Professor Orientation in Teacher Preparation
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Few experiences are as exciting as watching a child learn to read and continue to conquer academic tasks of increasing complexity. Few experiences are as heartbreaking as witnessing an intelligent, motivated student struggle with reading into adulthood, unsure of even simple words. Reading is the foundational skill upon which academic learning rests; a limited reading ability debilitates academic, financial, emotional, mental, and social success. Yet, those training to become teachers are still learning outdated instructional methods that hinder the literacy development of students. It is critical that university-level teacher preparation incorporates the evidence-backed Structured Literacy method for reading instruction in order to meet the needs of struggling students.
Current Literacy Instruction Methods
For decades, the question of how best to teach students how to read has been debated amongst experts, teachers, and parents, resulting in a great deal of attention and research dedicated to instructional methods. Today, teacher candidates are often presented with either the Whole Language approach, which focuses on providing students with a literacy-rich environment, or the Balanced Literacy approach, which combines the Whole Language environment with some phonics instruction.
Yet, students continue to struggle, evidenced by decades of declining reading scores. Nearly 30% of high school seniors rank as Below Basic readers, essentially unable to read. Current instructional methods have done little to address this troubling decline, as Whole Language and Balanced Literacy methods have shown to be unsuccessful for struggling students. These students, predominantly from low-income homes and students of color, are the most in need of Structured Literacy.
In 2000, a National Reading Panel deemed code-based instruction, also known as Structured Literacy or the Science of Reading, as beneficial for all students but essential for beginning readers, English Language Learners, and struggling readers, including students with dyslexia.
In Structured Literacy, teachers systematically introduce concepts and skills in a logical order, using multisensory techniques. As noted by the reading panel, Structured Literacy is particularly crucial for beginning readers, English Language Learners, and struggling readers. Yet this method is not usually incorporated in university teacher education courses.
In my study I interviewed 13 university teacher education professors and reviewed syllabi, memos, and university websites. These sources provided data around professor awareness of the needs of struggling readers and frequency of Structured Literacy in teacher preparation programs.
The study found what teacher candidates learned depended on their professor’s reading orientation. Candidates with Whole Language professors learned that struggling students required increased reading exposure and books linked to student interests. Balanced Literacy professors offered unsuccessful students’ reading assessments with a possible intervention of a more structured reading program. Only candidates with Structured Literacy professors learned a preventative approach: universal assessment, Universal Design for Learning (UDL), and accommodations to "catch them before they fall."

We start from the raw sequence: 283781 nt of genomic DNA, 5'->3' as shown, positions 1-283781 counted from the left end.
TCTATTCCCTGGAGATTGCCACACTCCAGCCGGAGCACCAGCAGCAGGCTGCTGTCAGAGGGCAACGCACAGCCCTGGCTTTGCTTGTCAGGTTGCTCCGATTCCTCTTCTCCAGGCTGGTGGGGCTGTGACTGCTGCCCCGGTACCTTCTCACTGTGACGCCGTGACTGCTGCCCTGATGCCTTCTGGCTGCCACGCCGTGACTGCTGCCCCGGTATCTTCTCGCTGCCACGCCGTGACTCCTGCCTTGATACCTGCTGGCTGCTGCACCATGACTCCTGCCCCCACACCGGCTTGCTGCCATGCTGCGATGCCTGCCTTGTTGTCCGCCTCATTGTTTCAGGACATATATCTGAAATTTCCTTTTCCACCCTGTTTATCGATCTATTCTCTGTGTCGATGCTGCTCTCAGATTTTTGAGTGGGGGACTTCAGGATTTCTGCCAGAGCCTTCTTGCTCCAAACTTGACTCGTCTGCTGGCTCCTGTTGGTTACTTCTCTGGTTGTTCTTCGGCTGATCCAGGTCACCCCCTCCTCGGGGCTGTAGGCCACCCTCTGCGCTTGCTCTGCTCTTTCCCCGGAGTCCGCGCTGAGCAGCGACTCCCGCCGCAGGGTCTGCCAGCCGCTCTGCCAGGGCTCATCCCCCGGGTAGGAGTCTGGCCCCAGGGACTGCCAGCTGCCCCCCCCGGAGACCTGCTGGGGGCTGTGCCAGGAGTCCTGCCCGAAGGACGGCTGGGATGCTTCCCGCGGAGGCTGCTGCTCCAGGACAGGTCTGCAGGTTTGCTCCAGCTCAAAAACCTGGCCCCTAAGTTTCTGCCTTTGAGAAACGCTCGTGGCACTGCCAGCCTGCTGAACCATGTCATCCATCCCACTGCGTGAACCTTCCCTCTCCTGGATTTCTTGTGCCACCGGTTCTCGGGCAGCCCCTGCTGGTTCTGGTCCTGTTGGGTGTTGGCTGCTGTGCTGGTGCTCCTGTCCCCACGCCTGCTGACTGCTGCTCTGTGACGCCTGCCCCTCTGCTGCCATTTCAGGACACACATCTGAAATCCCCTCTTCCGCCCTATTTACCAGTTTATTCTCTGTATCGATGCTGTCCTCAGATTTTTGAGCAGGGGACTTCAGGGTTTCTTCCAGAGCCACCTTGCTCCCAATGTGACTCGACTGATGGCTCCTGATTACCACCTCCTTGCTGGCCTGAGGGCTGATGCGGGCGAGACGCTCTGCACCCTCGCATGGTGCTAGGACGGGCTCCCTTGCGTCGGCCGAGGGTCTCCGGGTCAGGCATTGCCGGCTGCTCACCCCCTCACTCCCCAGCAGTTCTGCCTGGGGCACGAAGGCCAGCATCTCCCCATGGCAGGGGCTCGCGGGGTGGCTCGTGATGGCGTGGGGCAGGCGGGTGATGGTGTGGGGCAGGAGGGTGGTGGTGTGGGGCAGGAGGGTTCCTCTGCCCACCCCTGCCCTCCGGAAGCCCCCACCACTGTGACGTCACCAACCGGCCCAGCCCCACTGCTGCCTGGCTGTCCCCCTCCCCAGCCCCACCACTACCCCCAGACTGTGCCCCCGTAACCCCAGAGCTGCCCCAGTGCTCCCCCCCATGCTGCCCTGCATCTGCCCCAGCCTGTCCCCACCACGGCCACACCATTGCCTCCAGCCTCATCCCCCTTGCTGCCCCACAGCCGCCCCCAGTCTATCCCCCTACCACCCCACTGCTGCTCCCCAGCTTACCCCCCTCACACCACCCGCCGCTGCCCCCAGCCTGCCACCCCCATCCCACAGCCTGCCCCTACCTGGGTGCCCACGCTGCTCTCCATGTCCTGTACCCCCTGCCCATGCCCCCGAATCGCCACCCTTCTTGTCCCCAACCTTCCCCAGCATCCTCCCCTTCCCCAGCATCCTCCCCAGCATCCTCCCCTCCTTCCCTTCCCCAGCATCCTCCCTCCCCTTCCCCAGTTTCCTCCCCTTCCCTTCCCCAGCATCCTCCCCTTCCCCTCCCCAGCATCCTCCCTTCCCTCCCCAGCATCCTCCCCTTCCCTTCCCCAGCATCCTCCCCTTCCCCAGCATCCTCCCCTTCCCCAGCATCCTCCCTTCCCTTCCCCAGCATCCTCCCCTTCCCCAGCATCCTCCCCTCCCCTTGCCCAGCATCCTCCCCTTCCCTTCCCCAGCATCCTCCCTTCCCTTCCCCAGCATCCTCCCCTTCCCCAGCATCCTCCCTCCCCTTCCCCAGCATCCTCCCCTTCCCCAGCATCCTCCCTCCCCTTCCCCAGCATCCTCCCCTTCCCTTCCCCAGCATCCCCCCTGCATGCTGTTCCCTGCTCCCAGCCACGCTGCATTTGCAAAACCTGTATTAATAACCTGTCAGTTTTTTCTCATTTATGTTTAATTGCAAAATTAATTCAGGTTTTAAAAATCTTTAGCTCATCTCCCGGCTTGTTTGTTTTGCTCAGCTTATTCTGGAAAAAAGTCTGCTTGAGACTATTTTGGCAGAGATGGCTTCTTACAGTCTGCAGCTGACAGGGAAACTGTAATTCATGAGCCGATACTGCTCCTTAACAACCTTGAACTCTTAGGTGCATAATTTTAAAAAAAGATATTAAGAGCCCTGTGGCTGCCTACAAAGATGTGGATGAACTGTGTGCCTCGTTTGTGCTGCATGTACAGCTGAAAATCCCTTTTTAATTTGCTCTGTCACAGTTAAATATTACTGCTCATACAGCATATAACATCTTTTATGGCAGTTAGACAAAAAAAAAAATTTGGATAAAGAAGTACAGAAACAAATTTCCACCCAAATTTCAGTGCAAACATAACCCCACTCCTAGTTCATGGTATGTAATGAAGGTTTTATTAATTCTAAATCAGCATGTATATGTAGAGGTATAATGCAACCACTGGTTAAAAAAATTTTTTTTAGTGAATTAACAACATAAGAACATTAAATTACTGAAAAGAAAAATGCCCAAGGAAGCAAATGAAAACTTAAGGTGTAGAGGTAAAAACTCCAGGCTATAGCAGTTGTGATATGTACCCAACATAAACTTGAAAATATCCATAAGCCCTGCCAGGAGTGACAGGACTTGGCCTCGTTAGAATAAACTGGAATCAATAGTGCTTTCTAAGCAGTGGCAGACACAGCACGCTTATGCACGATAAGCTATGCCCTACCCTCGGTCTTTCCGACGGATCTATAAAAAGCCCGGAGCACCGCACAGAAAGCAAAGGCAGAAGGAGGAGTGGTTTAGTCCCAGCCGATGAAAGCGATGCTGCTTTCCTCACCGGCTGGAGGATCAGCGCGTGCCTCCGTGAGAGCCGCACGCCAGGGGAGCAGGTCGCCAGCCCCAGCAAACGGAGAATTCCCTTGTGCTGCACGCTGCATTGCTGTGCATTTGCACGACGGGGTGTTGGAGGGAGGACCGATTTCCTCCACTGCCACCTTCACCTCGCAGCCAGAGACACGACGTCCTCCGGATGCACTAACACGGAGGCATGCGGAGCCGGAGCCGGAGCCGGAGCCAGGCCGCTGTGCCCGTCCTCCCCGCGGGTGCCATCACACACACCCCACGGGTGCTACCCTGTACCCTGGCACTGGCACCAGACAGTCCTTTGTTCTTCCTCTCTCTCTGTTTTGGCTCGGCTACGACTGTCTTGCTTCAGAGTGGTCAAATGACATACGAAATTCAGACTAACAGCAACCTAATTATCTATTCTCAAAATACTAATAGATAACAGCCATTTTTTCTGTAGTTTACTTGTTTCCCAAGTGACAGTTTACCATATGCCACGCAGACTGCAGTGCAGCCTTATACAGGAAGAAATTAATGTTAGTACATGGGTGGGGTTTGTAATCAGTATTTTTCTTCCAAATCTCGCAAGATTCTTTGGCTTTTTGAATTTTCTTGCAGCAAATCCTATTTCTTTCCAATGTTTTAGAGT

The majority of teacher education programs did not mention dyslexia.
Alarmingly, for the ~15% of students with dyslexia, most teacher candidates will not know what dyslexia means. None of the Whole Language curricula included dyslexia. One third of the Balanced Literacy curricula and 100% of Structured Literacy programs presented how to identify and provide instruction for students with dyslexia. Special Education professors were more likely to cover dyslexia; most of the General Education and Master's programs ignored it. This omission disregards not only students with dyslexia but beginning readers, other struggling students, and English Language Learners who require code-based instruction for reading success.
Most professors learned to read easily without code-based instruction.
Unlike the 60% of students who require code-based instruction, all professors learned to read easily with Whole Language or Balanced Literacy. None struggled in school; all reported life-long reading enjoyment. The professors did not share the reading needs of most students, complicating their understanding of learning difficulties and the need for Structured Literacy.
Reading instruction is an integral factor for students’ academic and financial futures. Below Basic readers are the students most in need of Structured Literacy, disproportionately from low-income homes and African-American and Hispanic students. Unfortunately, most teacher candidates learn Whole Language or Balanced Literacy reading instruction, not the Structured Literacy that benefits all students, but is required by close to 60% of students.
There is no need to accept that 30% of American high school seniors do not know how to read. When universities hire professors knowledgeable about Structured Literacy, embed dyslexia in teacher education curricula, endorse the universal assessment to prevent reading failure, and promote professor self-awareness of reading bias, teachers will be prepared to help all students learn to read.